On many afternoons as a second-grader, our daughter Rachel resituated the chairs from around our kitchen table and formed them into a semi-circle. That’s how she converted the family room into a choir room. Some of the greatest sacred music ever sung, perhaps since David composed the Psalms, emanated from those chairs. After placing a piece of sheet music on every seat – music borrowed from atop our piano – Rachel would then fill those chairs with imaginary friends. Each of them had names remarkably similar to her own friends at school. Notably, these choir kids respected their director. I never saw a single one of them talk back at Rachel, though, to be perfectly fair, she had some fairly stern tactics for maintaining choir discipline. She scolded those who weren’t listening well or who struggled to stay focused on the music.
She was also a marvelous cheerleader for this roomful of choristers. A little snappy hand clap and some affirming words from Rachel had every choir kid reaching his or her highest potential. Joy defined these choir moments. I remember her as a stickler for the finer points of musical execution. Diction was a big deal. So was repetition. So was posture. Her mother and I heard endless Alleluia refrains sung over and over again until the choir got it just right … or perhaps died of exhaustion. Sometimes it was hard to tell.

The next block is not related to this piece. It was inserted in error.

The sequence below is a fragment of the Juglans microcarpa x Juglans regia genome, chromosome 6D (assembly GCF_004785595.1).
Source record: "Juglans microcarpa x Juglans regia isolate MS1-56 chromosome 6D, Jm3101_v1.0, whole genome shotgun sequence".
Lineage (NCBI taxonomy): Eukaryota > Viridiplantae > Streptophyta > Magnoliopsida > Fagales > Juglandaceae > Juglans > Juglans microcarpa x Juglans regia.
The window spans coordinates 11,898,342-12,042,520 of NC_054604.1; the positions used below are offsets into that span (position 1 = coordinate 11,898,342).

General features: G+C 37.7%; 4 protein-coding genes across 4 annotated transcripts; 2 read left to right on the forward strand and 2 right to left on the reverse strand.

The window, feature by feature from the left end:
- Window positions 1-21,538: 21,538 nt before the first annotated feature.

This wonderful chapter of our little blonde, fountain-topped daughter leading a children’s choir, inspired by her own happy experience with our church’s children’s choir program, ended all too soon. It turned out, however, to be a marvelous foretaste of the care, compassion, and leadership that would mark her next chapters in life.
Last Saturday in Steamboat Springs, Colorado, Rachel took all of this stuff that God made her to be, and that we as her parents can only claim partial credit for, and got married. She didn’t take Dave as her husband, and he didn’t take Rachel as his wife, as marriage ceremonies typically have it. In the words of their vows, each received the other as a gift. It was a precious moment and day, in part because parental minds during such an experience tend to flash back through the whole evolution of a kid’s life.
Originally, Rachel wanted the wedding guests to sing a hymn, but masks and other pandemic considerations precluded that possibility. Perhaps it’s just as well we skipped the sung music. There was no one to direct it effectively. And, some of us in the choir had eyes too watery to read the words.